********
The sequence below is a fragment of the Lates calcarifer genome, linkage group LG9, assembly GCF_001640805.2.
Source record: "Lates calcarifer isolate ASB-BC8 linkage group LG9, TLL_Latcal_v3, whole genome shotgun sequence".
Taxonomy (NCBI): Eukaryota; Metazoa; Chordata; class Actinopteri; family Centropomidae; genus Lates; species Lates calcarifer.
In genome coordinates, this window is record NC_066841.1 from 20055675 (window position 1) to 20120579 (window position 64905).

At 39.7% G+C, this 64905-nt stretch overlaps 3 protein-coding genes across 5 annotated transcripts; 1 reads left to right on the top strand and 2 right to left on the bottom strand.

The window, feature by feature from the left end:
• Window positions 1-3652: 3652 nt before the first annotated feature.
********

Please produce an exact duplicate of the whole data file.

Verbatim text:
The sequence below is a fragment of the Lates calcarifer genome, linkage group LG9, assembly GCF_001640805.2.
Source record: "Lates calcarifer isolate ASB-BC8 linkage group LG9, TLL_Latcal_v3, whole genome shotgun sequence".
Taxonomy (NCBI): Eukaryota; Metazoa; Chordata; class Actinopteri; family Centropomidae; genus Lates; species Lates calcarifer.
In genome coordinates, this window is record NC_066841.1 from 20055675 (window position 1) to 20120579 (window position 64905).

At 39.7% G+C, this 64905-nt stretch overlaps 3 protein-coding genes across 5 annotated transcripts; 1 reads left to right on the top strand and 2 right to left on the bottom strand.

The window, feature by feature from the left end:
• Window positions 1-3652: 3652 nt before the first annotated feature.